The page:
Those involved in Ocre also have a partnership with two academic institutions - the University of Quebec at Chicoutimi (Canada) and the University of Zurich - and another partnership with Thales, a company that uses Pharo for many of its software programs. As an example of why there has been so much interest in Ocre, Thales DMS (Défense et systèmes de mission - Defence and mission systems) has used object languages (including Pharo) to develop extremely complex models for clients for demonstrations taking place over several days. “When there's a bug, their aim is to find the object in the memory as quickly as possible in order to correct it while it is running”, says the researcher, whose Ph.D. (completed in 2018 at the University of Brest) tackled the issue of the burn-in of programs in use.
Analysis, testing and evaluations on a large scale
The Ocre project is set to run for four years and incorporate three stages. The first stage will give the researchers the opportunity to develop a method for identifying objects for debugging. “Our reasoning is that people all have different ways of interacting with objects. They have different habits, and don’t necessarily want to handle the same things”, explains Steven Costiou.
Our long-term goal is to create a framework that will enable users to choose how they want to search for, view, or handle objects requiring debugging.
The second phase of the project will involve developing and studying debugging tools. “Just as you would do when testing a new drug, what we're planning to do is to bring together a wide variety of developers to see if they program more quickly with or without our prototype debuggers”, adds the researcher. Usage data will be collected anonymously and fed back to an Inria server for analysis purposes.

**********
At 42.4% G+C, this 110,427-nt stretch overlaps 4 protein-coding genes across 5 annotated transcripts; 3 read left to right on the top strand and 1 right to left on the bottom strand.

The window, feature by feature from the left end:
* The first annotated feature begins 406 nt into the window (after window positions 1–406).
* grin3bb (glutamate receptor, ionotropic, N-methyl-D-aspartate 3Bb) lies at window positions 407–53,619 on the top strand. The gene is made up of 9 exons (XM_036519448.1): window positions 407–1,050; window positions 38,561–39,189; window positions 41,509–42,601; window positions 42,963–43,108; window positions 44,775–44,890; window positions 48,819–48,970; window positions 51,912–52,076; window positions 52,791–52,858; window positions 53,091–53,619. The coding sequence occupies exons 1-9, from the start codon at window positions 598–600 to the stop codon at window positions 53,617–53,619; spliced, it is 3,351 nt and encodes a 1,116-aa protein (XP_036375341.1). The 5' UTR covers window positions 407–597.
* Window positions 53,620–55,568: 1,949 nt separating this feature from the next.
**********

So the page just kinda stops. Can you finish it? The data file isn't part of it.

This test will make it possible to identify the benefits of each system and the potential cognitive costs (i.e. learning costs) for any company which might adopt them. The final phase will focus on empirical evaluations, part of which will take place at Thales: “This is when we will test our tools in real-life situations within an industrial development context, which will show us how useful they are in the event of something unexpected happening.”
Making debuggers available opensource
The prototype debuggers developed through Ocre will be made available to the public open source. Everyone in the software sphere (including manufacturers, researchers, and academics) who uses object-oriented programming languages will then be able to adopt these debuggers.
As a scientist, I believe that what I produce through my research should be made available to as many people as possible”, explains Steven Costiou. “Another benefit with the open-source model is that it makes it easier to share prototypes with different communities, who will then be able to give us their feedback and ideas.” What better way to spread the word of new methods for getting rid of bugs?
Find out more (for experts)
- Advanced Debugging Tools, talk given in English by Steven Costiou (ESUG 2019, Cologne, Germany), 27/10/2019.
- Sindarin : A Versatile Scripting API for the Pharo Debugger, talk given in English by Thomas Dupriez, then a PhD student at Inria, (SPLASH 2019, Athens, Greece), ACM SIGPLAN, 21/10/2019.
- Time-traveling queries for faster debugging and program comprehension, presentation by Maximilian ignacio Willembrick Santander PhD of the RMoD project team at the University of Lille Inria Centre.